John Fogerty’s “Bad Moon Rising,” written for Creedence Clearwater Revival and released in 1969, warned of impending doom. A reflection of late-’60s confusion and strife, the song reached No. 2 on Billboard’s pop chart.
Recently, Mr. Fogerty, the band’s lead guitarist, lead singer and principal composer, talked about some of the unexpected inspirations for the song. The vinyl edition of Mr. Fogerty’s latest album, “Fogerty’s Factory” (BMG), was recently released. Edited from an interview:
John Fogerty: In 1967, I bought a little notebook to jot down song-title ideas. I was living in the San Francisco Bay Area, and the band had just changed its name from the Golliwogs to Creedence Clearwater Revival.
During the Summer of Love in ’67, the hippie movement was becoming quite a thing. Astrology was the rage, especially phrases like “Capricorn rising” and “the moon is in the seventh house.”
I poked fun at that stuff, like we do with UFOs. When asked about my sign, I told people I was a double asparagus with a broccoli rising.
But after hearing all those astrological phrases along with lunar names like harvest moon, hunter’s moon and wolf moon, the idea of a “bad moon” popped into my head. I wrote it down in my new notebook.
When I looked at the phrase, it felt flat and incomplete. What’s a bad moon? So I added the word “rising,” to give it action and define its intentions. Next, I had to figure out how to turn it into a song.
Our first album under our new name came out in May ’68. My cover of “Suzie Q” was our first hit, but it was a novelty song. Unless we had a solid follow-up, I worried we’d be a one-hit wonder.
When the band recorded “Bayou Country,” our second album, in October ’68, I knew we had to top our last one. “Proud Mary” was the first single released.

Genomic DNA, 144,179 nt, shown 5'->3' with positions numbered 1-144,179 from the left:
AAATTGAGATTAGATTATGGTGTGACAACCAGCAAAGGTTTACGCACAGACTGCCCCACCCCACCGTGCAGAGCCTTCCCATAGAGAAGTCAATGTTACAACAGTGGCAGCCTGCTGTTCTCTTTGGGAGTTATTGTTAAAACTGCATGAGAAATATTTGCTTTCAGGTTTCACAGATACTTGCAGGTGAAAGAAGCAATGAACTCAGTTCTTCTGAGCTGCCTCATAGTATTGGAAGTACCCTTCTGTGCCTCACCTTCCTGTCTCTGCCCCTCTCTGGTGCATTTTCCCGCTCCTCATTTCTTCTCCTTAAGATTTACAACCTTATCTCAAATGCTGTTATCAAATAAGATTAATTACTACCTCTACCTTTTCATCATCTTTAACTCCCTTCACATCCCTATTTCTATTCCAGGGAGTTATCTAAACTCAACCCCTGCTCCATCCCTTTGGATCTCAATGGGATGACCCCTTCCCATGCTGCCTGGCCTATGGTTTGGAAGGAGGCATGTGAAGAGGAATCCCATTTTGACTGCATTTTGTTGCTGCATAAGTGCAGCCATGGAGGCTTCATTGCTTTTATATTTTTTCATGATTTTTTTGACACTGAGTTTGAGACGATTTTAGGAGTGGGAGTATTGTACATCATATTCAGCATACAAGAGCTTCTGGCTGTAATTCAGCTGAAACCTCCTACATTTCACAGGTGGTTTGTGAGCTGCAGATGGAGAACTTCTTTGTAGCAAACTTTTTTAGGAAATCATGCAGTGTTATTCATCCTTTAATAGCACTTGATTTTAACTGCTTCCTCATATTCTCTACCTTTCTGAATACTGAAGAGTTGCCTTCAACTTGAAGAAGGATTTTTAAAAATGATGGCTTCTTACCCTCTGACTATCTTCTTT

As it shot up the charts, I felt we needed another single fast, even before recording our third album. “Proud Mary” would eventually slide, and I didn’t want too much time to elapse between hits.
My intention was for us to get on the radio and never get off, like one long possession of the football. I started flipping through my notebook and landed on the phrase “Bad Moon Rising.”
As a child, I loved the 1941 movie “The Devil and Daniel Webster.” In a nutshell, it’s about a New Hampshire farmer who makes a pact with the Devil to enrich himself in exchange for his soul.
But when it was time for the Devil to collect, the farmer enlists the help of attorney Daniel Webster to get him out of the jam. What I remembered most is this furious storm the town endures. All of my lyrics for the song were inspired by that scene:
“Don’t go around tonight / Well it’s bound to take your life / There’s a bad moon on the rise.”
The next verses were about the storm:
“I hear hurricanes a-blowing / I know the end is coming soon / I fear rivers over-flowing / I hear the voice of rage and ruin.”
“Hope you got your things together / Hope you are quite prepared to die / Looks like we’re in for nasty weather / One eye is taken for an eye.”
I wrote the song’s words and music in a small house that my then wife and I were renting in El Cerrito, Ca. There was a pocket room between the living room and kitchen that was about 12-feet square.